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A file photo of a power plant. CERC has rejected Association of Power Producers’s petition alleging abuse of dominant position by NTPC. Photo: Ramesh Pathania/Mint (Ramesh Pathania/Mint)
A file photo of a power plant. CERC has rejected Association of Power Producers’s petition alleging abuse of dominant position by NTPC. Photo: Ramesh Pathania/Mint
(Ramesh Pathania/Mint)

NTPC did not abuse dominant position, says CERC

Association of Power Producers had alleged that NTPC used its position for inking PPAs for supply of 37,000MW of electricity

New Delhi: Industry lobby group Association of Power Producers (APP) may approach the Competition Commission of India (CCI) or the Appellate Tribunal for Electricity (Aptel) after its petition alleging abuse of dominant position by NTPC Ltd was rejected by India’s apex power sector regulator on Monday.

APP in its petition to Central Electricity Regulatory Commission (CERC) had alleged that NTPC used its position for inking power-purchase agreements (PPAs) for supply of 37,000 megawatts (MW) of electricity.

“The PPAs signed by NTPC are within the framework and the time permitted under the tariff policy," CERC said, rejecting APP’s request to refer the matter to CCI.

“We will take a legal opinion whether to approach the Competition Commission of India or Aptel. NTPC has pre-empted the competition space and has cornered the medium for risk-free projects. The government doesn’t want to expose NTPC for competitive bidding," APP director general Ashok Khurana said.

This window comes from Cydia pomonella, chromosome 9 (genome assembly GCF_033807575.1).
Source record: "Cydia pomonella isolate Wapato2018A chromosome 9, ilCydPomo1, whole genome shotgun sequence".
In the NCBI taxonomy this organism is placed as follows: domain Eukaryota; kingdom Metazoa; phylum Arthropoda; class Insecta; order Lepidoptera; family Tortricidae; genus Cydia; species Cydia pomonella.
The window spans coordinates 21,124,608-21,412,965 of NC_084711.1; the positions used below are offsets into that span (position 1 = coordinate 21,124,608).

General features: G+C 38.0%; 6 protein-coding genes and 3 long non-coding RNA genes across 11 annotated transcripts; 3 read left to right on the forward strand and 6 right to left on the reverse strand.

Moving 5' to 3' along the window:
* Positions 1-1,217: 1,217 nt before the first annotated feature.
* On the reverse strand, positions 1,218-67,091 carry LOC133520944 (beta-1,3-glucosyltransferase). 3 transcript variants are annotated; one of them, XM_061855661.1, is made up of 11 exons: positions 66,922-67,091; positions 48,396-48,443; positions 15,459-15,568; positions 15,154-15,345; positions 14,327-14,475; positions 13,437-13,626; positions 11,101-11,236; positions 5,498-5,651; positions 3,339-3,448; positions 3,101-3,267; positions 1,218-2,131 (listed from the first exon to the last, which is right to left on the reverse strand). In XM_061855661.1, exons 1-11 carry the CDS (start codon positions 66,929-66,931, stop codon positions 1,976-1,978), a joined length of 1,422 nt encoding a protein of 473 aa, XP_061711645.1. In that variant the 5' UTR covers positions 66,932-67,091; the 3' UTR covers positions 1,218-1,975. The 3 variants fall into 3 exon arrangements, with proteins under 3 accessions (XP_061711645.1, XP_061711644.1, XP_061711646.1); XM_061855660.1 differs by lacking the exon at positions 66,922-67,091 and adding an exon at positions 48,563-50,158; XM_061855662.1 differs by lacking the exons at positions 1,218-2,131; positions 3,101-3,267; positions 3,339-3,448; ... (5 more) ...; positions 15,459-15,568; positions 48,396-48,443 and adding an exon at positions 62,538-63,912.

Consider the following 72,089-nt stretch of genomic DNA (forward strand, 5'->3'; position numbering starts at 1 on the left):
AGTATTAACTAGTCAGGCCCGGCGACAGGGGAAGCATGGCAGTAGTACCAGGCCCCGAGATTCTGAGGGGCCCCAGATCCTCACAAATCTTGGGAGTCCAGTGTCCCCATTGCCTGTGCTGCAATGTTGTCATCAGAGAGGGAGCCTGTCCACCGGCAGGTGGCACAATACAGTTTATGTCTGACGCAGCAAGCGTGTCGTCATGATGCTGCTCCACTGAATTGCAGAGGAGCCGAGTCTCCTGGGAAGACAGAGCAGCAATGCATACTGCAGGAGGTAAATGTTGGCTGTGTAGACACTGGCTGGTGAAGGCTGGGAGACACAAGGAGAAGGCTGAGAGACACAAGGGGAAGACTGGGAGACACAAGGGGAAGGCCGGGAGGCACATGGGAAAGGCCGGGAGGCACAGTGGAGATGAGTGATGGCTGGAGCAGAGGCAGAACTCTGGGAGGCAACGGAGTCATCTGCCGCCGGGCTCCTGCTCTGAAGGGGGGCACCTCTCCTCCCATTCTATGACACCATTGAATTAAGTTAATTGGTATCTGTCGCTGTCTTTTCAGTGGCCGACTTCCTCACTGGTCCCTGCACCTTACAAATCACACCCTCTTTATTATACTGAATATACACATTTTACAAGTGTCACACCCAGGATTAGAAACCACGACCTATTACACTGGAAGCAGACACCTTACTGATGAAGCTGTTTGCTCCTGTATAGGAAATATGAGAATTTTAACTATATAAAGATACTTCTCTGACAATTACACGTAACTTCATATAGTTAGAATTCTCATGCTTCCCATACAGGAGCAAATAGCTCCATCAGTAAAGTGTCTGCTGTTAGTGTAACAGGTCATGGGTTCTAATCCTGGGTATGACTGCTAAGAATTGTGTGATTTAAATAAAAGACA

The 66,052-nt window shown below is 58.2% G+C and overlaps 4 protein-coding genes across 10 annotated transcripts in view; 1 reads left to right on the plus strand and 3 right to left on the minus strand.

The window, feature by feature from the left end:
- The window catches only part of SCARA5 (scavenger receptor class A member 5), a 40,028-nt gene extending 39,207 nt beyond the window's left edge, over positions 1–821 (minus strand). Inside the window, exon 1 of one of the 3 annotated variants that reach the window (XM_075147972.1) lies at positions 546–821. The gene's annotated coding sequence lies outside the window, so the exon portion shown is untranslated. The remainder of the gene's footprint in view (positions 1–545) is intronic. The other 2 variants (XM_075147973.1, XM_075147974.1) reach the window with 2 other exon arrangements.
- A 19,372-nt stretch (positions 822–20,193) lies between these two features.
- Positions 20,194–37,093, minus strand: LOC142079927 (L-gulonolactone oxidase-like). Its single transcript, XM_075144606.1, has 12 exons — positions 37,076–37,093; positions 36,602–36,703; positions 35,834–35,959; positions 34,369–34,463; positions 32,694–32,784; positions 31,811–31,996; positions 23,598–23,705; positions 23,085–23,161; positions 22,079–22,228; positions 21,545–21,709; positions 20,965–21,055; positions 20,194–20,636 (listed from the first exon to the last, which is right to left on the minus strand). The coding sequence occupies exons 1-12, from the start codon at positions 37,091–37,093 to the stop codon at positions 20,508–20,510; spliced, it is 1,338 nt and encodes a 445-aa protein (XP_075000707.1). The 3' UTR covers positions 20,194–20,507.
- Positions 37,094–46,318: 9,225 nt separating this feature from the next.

APP had alleged that with the government’s tariff policy exempting the public sector projects from competitive bidding till 5 January 2011, India’s largest power generation utility signed PPAs of 37,000MW between 1 October 2010, till the exemption date of 5 January 2011. Starting in 2011, NTPC started to compete to secure power projects. Until then, it was building plants on a cost-plus basis, which means it gets to charge a price that factors in the cost and a certain return.

“The order further boosted the power utility plan to add 37,000MW by the 13th Plan and supply the electricity so produced to 37 beneficiaries, across the country through PPAs signed during the period," an NTPC spokesperson said.

NTPC will have to start competing in 2011 with private sector rivals for government projects, with the power ministry opposed to any extension of the current system under which these are awarded to public sector companies without a bidding process, Mint reported on 14 July 2010.

“The petitioner has submitted that NTPC had already signed PPAs for supply of 9,000MW of electricity between 1.4.2010 and 30.9.2010, thus making the PPAs signed during 2010-11 (up to 5.1.2011) for supply of about 47,000MW of power which is in sharp contrast to its signing of PPAs during 2008-09 and 2009-10 which were only for 5,820MW and 8,442MW respectively," CERC said.

“This is inherently wrong. NTPC has booked space for the 12th, 13th and even the 14th plan projects," APP’s Khurana said.

“NTPC cannot be said to be a dominant player in the market with only 19.5% of the total installed capacity in the country," CERC said in its judgement.

APP also alleged that NTPC by using its dominant position in the Indian power sector has foreclosed to its competitors the upstream market for coal and finance and the downstream markets for electricity sales.

NTPC is capable of generating 41,184MW of electricity with 30 projects, including the ones with the joint venture partners. India has a power generation capacity of 223,343.6MW. Of this, 130,221MW is coal-based. Coal demand in India is expected to grow from 649 million tonnes (mt) a year now to 730 mt a year in 2016-17, making the country heavily dependent on more expensive, imported coal, given that the projected local availability is only 550 mt per year.

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